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Abu Dhabi, UAEFriday 14 December 2018

Shorter work hours and patriotism main reasons Emiratis prefer public-sector jobs: study

Shorter work hours and belief they are contributing to their country's development are the main reasons many Emiratis continue to choose goverment jobs over those in the private sector, study finds.

ABU DHABI // Emiratis are shunning jobs in the private sector because they prefer the perceived favourable working conditions of the public sector, but they also view government jobs as patriotic.

Last year, 5.8 per cent of working Emiratis in the emirate were employed by the private sector, according to the Statistics Centre Abu Dhabi. The vast majority of nationals in the labour force, 76.6 per cent, were employed by the Government, while 16.6 per cent worked for semi-government agencies.

Meanwhile, expatriates and Emiratis in the 20 to 24 year age group “accounted for the largest percentage of unemployed people at 24.6 per cent”, according to the centre.

Of all adults capable of working between the ages of 25 and 29, 18.3 per cent were unemployed last year, according to Scad.

In her research paper Holistic Sustainability as Key to Emiratisation: Links between Job Satisfaction in the Private Sector and Young Emirati Adult Unemployment, academic Georgia Daleure sought to identify factors that contribute to Emirati job satisfaction.

“The study sheds light on the obvious question, ‘Why would Emirati youth prefer to remain unemployed when so many private sector jobs are available?” wrote Dr Daleure.

One of the open-ended questions Dr Daleure posed in the online survey she issued to 1,157 Emiratis asked why they chose or avoided work in the private sector.

“The most common response related to the beliefs that the public sector had much better salaries, benefits and working conditions than the private sector,” Dr Daleure wrote. “The most important working condition cited was shorter working hours, with many respondents adding comments similar to ‘shorter working hours help me take care of my family’.”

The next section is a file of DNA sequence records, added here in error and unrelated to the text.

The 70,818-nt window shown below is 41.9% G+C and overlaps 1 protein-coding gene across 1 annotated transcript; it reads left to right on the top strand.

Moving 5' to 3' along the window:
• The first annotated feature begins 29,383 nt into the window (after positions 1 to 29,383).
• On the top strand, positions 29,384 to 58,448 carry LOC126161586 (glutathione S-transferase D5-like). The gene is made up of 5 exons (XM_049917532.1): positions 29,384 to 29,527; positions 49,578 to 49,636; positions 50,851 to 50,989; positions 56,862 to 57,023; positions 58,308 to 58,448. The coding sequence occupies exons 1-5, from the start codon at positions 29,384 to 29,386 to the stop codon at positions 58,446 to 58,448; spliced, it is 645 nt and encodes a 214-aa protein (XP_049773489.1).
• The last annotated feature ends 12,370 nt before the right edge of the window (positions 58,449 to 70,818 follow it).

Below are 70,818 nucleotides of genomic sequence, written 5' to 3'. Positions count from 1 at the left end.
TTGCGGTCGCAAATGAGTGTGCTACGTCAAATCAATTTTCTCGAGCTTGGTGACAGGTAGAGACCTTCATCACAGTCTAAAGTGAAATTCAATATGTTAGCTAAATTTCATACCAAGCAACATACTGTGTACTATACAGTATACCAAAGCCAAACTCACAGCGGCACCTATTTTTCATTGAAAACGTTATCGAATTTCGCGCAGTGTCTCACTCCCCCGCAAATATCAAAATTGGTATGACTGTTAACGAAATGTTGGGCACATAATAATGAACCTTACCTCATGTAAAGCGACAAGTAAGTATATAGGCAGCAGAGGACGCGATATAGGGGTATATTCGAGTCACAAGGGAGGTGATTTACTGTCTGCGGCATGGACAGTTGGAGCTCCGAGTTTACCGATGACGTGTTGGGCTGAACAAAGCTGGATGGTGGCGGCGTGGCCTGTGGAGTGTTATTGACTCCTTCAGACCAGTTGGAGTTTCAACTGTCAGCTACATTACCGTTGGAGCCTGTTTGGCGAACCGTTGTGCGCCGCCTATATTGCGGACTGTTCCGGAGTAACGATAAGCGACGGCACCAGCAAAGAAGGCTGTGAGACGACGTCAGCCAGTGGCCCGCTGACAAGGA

According to Scad, a majority of Emiratis, 75.5 per cent, worked between 21 and 40 hours per week in 2015. Meanwhile, only 15.8 per cent of expatriates worked between 21 and 40 hours per week. Most expatriates worked longer hours, as 27.1 per cent worked between 41 and 48 hours per week and another 56.2 worked more than 56.2 hours per week, according to Scad.

“The second most common response was related to a belief that working in the public sector helped contribute to the development of the country more than working in the private sector,” Dr Daleure wrote.

Harish Bhatia, associate director for the research and recruitment firm Korn Ferry Hay, agreed with the findings.

“The candidates are often coming with a viewpoint that working with the Government is almost like contributing to society and the nation,” said Mr Bhatia. “The young population is very much looking to contribute to the country and nation, to make a difference. They feel like they’re giving back to the country. That’s one of the motives, to say that we work for the government and work for the country, rather than the private sector that perhaps may be multinational or international.”

But Sulaf Saleh Al-Zubi, chief executive of Injaz UAE, a non-profit business education organisation that partners the private sector to teach pupils business skills, said Emiratis should value private sector work.

“Why would you want to work for the private sector? I would say look at your inspiring leadership,” said Ms Al-Zubi, noting the many private sector projects and companies that have been spurred by the Government.

“The leadership vision is to position the UAE to be the top or one of the top global business leaders – definitely they are the top in the region, definitely they’re setting precedence and best practices – it’s an inspiring leadership. So one of the things that I would tell young Emiratis is that when you’re working for the private sector you are supporting your own country by fulfilling that vision of positioning the UAE as a leader in economics and business.”

Dr Daleure said that more awareness needs to be raised of the important and benefits of increasing Emirati employment in the private sector, particularly as competition for fewer government jobs grow. Furthermore, she suggests offering incentives for community-based work experience and work placement in the private sector.

“You can incentivise the private sector and specific sectors to accept more nationals and coach them and train them as part of their duty to be in this country and do business in this country,” said Mr Bhatia.

rpennington@thenational.ae